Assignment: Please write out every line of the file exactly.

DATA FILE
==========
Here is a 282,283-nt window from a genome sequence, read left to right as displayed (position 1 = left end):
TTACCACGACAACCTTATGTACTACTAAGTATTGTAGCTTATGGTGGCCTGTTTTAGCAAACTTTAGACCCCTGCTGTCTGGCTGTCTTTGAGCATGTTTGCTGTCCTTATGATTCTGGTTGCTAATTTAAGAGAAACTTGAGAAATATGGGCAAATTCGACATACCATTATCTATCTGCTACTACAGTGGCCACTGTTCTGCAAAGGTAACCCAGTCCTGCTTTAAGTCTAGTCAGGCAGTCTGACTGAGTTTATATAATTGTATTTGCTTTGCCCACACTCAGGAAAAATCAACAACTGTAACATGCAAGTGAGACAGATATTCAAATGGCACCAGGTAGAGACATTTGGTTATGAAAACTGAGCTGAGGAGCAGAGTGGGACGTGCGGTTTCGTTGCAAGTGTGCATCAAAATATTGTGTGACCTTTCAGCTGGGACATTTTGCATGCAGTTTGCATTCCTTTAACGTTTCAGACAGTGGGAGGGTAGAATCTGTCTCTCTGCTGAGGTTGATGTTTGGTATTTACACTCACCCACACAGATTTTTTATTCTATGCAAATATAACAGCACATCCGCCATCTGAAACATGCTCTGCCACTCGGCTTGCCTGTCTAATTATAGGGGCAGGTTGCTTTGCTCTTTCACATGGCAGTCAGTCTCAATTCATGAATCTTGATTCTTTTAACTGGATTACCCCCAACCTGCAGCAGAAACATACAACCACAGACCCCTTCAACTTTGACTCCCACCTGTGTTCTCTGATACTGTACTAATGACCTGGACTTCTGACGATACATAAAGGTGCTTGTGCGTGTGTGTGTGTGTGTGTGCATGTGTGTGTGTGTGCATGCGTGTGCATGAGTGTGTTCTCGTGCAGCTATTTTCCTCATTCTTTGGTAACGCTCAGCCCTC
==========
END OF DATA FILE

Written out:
Here is a 282,283-nt window from a genome sequence, read left to right as displayed (position 1 = left end):
TTACCACGACAACCTTATGTACTACTAAGTATTGTAGCTTATGGTGGCCTGTTTTAGCAAACTTTAGACCCCTGCTGTCTGGCTGTCTTTGAGCATGTTTGCTGTCCTTATGATTCTGGTTGCTAATTTAAGAGAAACTTGAGAAATATGGGCAAATTCGACATACCATTATCTATCTGCTACTACAGTGGCCACTGTTCTGCAAAGGTAACCCAGTCCTGCTTTAAGTCTAGTCAGGCAGTCTGACTGAGTTTATATAATTGTATTTGCTTTGCCCACACTCAGGAAAAATCAACAACTGTAACATGCAAGTGAGACAGATATTCAAATGGCACCAGGTAGAGACATTTGGTTATGAAAACTGAGCTGAGGAGCAGAGTGGGACGTGCGGTTTCGTTGCAAGTGTGCATCAAAATATTGTGTGACCTTTCAGCTGGGACATTTTGCATGCAGTTTGCATTCCTTTAACGTTTCAGACAGTGGGAGGGTAGAATCTGTCTCTCTGCTGAGGTTGATGTTTGGTATTTACACTCACCCACACAGATTTTTTATTCTATGCAAATATAACAGCACATCCGCCATCTGAAACATGCTCTGCCACTCGGCTTGCCTGTCTAATTATAGGGGCAGGTTGCTTTGCTCTTTCACATGGCAGTCAGTCTCAATTCATGAATCTTGATTCTTTTAACTGGATTACCCCCAACCTGCAGCAGAAACATACAACCACAGACCCCTTCAACTTTGACTCCCACCTGTGTTCTCTGATACTGTACTAATGACCTGGACTTCTGACGATACATAAAGGTGCTTGTGCGTGTGTGTGTGTGTGTGTGCATGTGTGTGTGTGTGCATGCGTGTGCATGAGTGTGTTCTCGTGCAGCTATTTTCCTCATTCTTTGGTAACGCTCAGCCCTC